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I would appreciate some advice. When you change or replace the rear sight, how do you set the windage? Does getting the rear sight into dead center as aligned with the front sight usually work? Using the grooves that run the length of the slide on my P99, I can do that well enough (9 grooves, dead center at 5). If I do that, then how do I test at the range whether I've got it right? At what distance? Keep in mind I'm not a very good marksman. And finally, in theory, is the windage screw, as its name implies, to correct for cross winds? Or can the correct adjustment sometimes appear to eye to be off center but be right because it's correcting for some lack of "straightness" of the barrel?
 

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It depends on where you wish to have your zero.

Mine are zero'd for 15 yards. The only way to check is to fire it. You aim for the center of the target every time and see where the bullet lands. Make adjustments until it lands where you want the point of aim to be.

Usually more important for elevation than windage. Windage should be spot on at whatever distance you wish the POA to be. Like you are doing, a good starting point are the grooves in the top of the slide for a rough setting. Adjust accordingly.
 

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That is actually a VERY good question, and deserves an extended answer.

The purpose of sights is simply to provide a means whereby you can visually align the gun in a consistent way so that the point where the bullet strikes coincides with that visual alignment. Theoretically, if a gun is fired from an immovable mechanical rest, the bullets will strike a given target at nearly the same spot every time, regardless of how the sights are adjusted or even if there are no sights installed. Then, one or the other or both sights are shifted up down or sideways until, when viewed together from the rear in their correct relationship (e.g., a post exactly in the middle of a notch and even with the top of the notch), this visual image (your "sight picture") can be superimposed on the point of bullet impact. Adjusting the sights does not really move the point of impact relative to the pistol; it's only relative to the your view of the sights.

In practice, on a pistol, if the front and rear sights are mounted exactly on the gun's centerline coaxial with the bore, a correct sight picture will be more or less coincident with the actual point of impact of the bullet. That's the theory.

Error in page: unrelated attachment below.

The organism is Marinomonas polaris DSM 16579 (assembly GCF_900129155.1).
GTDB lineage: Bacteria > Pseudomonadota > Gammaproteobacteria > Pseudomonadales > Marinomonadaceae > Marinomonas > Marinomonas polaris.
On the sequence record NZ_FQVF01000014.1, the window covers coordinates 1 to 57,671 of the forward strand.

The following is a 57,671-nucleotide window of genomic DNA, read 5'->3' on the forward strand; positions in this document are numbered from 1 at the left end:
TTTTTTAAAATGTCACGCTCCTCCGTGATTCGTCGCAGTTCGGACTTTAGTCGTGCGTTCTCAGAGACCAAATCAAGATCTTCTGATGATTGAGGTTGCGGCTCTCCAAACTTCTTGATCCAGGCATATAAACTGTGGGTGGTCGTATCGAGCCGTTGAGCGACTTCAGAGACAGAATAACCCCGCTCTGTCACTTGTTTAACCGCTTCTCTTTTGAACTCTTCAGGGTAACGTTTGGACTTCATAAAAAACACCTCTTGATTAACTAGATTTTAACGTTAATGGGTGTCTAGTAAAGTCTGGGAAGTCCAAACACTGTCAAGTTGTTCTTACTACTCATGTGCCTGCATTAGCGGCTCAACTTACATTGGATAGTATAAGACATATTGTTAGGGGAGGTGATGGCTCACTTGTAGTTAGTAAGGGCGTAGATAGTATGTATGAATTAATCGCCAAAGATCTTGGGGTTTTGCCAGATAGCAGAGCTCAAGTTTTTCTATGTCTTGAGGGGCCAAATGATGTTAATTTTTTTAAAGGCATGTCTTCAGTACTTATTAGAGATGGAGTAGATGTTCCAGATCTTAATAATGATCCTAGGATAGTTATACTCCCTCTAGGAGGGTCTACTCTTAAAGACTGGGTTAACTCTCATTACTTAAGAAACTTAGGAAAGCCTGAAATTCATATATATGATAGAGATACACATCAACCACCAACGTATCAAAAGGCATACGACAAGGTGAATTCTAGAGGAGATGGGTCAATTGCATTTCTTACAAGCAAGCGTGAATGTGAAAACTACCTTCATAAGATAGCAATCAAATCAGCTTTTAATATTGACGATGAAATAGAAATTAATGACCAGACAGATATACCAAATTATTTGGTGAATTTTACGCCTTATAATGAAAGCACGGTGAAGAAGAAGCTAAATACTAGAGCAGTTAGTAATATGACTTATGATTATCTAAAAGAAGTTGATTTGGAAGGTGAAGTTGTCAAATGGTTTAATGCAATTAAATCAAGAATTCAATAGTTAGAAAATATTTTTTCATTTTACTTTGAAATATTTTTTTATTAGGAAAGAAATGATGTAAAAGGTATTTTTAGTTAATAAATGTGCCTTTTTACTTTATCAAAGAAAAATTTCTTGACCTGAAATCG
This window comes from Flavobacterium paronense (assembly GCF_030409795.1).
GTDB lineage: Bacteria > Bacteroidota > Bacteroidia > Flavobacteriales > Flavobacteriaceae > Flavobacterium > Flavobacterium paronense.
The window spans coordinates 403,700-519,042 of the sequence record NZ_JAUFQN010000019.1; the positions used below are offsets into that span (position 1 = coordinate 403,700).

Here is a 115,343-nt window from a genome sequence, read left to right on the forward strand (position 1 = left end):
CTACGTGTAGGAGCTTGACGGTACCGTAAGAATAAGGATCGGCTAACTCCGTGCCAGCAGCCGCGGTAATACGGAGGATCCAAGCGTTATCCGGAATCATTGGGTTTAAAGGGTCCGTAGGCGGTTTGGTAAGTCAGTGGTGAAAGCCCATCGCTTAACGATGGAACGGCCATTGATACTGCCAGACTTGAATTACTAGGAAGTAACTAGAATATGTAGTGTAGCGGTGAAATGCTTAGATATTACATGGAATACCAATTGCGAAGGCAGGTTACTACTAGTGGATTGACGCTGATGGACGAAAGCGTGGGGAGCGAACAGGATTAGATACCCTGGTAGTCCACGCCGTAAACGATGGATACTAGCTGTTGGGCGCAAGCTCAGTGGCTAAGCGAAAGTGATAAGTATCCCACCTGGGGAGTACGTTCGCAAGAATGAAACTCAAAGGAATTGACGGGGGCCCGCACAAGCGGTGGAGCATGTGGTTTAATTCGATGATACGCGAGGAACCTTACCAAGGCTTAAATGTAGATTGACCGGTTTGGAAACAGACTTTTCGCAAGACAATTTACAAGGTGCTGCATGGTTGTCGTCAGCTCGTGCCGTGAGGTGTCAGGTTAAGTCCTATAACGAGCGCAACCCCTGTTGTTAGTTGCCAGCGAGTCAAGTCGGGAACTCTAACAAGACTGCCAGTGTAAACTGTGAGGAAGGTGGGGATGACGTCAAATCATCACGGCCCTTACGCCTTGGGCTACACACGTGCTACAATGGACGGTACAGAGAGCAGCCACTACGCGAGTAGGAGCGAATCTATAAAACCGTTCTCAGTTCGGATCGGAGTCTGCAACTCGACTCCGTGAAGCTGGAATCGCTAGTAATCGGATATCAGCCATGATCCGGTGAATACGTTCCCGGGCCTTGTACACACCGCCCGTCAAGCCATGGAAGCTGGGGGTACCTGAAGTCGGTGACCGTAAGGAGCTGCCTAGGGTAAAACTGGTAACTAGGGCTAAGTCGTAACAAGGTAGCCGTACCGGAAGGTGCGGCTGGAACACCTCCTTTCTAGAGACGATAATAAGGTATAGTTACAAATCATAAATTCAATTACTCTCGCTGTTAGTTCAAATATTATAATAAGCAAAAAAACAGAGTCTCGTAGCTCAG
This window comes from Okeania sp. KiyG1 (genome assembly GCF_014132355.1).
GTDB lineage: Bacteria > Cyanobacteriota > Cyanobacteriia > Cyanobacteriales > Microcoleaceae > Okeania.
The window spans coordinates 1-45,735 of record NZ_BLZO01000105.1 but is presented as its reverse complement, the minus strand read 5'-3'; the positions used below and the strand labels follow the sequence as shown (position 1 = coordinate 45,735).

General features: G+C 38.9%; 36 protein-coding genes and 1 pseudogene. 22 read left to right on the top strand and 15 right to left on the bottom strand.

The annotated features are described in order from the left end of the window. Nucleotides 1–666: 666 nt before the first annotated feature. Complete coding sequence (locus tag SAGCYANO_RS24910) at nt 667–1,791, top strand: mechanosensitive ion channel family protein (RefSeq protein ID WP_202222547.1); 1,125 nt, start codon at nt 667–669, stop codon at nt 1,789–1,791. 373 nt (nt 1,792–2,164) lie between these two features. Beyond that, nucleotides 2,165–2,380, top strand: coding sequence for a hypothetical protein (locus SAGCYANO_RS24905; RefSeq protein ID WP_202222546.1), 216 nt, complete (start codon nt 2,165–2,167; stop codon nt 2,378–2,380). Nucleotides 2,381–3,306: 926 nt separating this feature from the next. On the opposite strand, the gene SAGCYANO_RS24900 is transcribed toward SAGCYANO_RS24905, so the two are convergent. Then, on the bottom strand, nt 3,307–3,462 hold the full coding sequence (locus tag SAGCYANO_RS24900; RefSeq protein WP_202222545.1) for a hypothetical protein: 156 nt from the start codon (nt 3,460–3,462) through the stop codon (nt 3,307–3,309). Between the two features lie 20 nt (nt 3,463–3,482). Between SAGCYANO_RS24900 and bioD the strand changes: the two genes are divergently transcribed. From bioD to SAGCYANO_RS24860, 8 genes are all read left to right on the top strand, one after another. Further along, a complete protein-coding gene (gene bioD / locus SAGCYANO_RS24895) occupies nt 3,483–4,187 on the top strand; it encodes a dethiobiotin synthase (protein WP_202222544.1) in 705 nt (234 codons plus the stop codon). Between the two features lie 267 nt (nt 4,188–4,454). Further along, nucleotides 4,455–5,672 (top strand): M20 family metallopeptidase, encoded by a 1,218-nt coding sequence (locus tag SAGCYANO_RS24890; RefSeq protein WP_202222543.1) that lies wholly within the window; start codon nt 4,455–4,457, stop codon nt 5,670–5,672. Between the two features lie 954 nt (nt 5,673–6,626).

A discrepancy to the left or right between the point of aim and the point of impact will be due, at least initially, from the fact that, due to manufacturing variances, the barrel seldom is mechanically positioned perfectly coaxial with the slide (on which the sights are mounted), so the front or rear sight must be moved slightly to compensate for it. Movement left or right is commonly termed "windage", though at the ranges at which a pistol is normally used, wind has nothing to do with it; it's a mechanical imperfection.

Now enter the human factors: the ability of the eye to consistently align the sights, and the ability of the hand to consistently hold the sights aligned at the instant of firing, introduce an additional (and potentially much greater) set of variables between where you think the gun is aimed and where the bullet hits. The business of marksmanship is to minimize all these variables, mechanical and human.

So, to answer the practical question: Yes, centering the rear sight on the slide gives a good starting point, and its validity can be tested on the range simply by shooting as precisely as you are able. When your point of aim coincides laterally with the point of impact, the windage is correctly adjusted --at least for you. A different shooter might "see" the sights differently.

M
 

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Thank you

Thank you Herr Walther, and especially MGMike, for your answers. I think I got it now. Your expertise and willingness to share it are much appreciated.
 

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That is actually a VERY good question, and deserves an extended answer.


So, to answer the practical question: Yes, centering the rear sight on the slide gives a good starting point, and its validity can be tested on the range simply by shooting as precisely as you are able. When your point of aim coincides laterally with the point of impact, the windage is correctly adjusted --at least for you. A different shooter might "see" the sights differently.

M
I would add that you should maintain the same grip that you always do. Unless of course you are using a bench rest or bag rest to align your sights.
 

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I would add that you should maintain the same grip that you always do. Unless of course you are using a bench rest or bag rest to align your sights.
That is true. If you are seeing the same sight picture each shot, and it is correctly positioned on the target at the instant the shot is fired (i.e., you are confident that you did not move the pistol as the trigger broke), and the shots are nonetheless scattered, the chances are good that you are not maintaining a consistent grip. The pistol will be disturbed by recoil before the bullet leaves the muzzle, so the point of impact will be influenced by the resistance offered by your hand.

Of course, there's always a possibility that it's a gun's or ammunition's fault...but it's much less likely.

M
 
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